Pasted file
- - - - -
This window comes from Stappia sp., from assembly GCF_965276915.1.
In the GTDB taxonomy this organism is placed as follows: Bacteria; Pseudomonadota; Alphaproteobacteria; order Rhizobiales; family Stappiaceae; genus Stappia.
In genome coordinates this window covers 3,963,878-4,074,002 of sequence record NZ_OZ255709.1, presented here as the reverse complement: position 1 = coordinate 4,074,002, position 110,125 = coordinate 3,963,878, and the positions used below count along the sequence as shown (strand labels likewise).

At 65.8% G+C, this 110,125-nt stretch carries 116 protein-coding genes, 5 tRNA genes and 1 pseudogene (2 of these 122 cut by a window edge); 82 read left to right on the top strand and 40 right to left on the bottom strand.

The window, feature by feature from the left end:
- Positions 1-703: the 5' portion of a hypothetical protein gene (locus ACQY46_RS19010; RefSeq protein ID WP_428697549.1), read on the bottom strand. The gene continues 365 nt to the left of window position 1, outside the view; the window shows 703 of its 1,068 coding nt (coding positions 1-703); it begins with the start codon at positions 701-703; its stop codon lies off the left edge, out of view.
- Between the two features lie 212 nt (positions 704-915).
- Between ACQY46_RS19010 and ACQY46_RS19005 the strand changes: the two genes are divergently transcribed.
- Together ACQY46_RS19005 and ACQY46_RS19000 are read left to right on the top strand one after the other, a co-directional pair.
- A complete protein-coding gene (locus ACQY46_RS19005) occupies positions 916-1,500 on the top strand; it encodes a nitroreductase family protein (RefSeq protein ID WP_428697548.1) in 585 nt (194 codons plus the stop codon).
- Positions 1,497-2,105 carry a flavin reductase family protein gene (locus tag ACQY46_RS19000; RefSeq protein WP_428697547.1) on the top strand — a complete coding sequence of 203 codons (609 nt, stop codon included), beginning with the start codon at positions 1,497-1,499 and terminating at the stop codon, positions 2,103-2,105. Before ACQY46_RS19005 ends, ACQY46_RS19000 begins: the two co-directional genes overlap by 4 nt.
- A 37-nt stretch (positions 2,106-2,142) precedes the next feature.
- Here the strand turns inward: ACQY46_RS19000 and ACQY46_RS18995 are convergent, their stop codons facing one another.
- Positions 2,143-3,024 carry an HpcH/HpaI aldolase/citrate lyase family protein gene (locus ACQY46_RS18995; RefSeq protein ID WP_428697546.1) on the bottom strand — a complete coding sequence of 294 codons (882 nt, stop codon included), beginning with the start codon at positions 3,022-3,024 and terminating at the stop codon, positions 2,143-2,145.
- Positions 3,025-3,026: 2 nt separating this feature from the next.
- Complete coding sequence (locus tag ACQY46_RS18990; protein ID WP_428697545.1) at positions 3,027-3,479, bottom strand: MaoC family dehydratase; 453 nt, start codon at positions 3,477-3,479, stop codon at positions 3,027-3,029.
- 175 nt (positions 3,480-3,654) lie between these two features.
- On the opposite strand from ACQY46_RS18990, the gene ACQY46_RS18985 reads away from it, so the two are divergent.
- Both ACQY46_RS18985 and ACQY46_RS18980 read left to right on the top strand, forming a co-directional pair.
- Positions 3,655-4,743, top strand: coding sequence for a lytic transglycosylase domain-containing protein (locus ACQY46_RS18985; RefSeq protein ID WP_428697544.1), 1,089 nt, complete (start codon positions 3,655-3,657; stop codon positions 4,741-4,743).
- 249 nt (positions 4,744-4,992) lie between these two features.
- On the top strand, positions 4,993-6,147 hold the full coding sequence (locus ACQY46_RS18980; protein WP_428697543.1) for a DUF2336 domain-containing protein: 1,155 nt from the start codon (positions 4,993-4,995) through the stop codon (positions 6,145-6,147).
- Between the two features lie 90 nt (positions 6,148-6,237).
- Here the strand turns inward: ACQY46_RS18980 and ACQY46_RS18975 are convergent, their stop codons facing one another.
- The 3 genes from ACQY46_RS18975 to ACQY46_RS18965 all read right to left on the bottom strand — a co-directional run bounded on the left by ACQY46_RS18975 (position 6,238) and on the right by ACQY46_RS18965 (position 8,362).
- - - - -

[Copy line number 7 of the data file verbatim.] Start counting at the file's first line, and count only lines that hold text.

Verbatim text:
- Between the two features lie 212 nt (positions 704-915).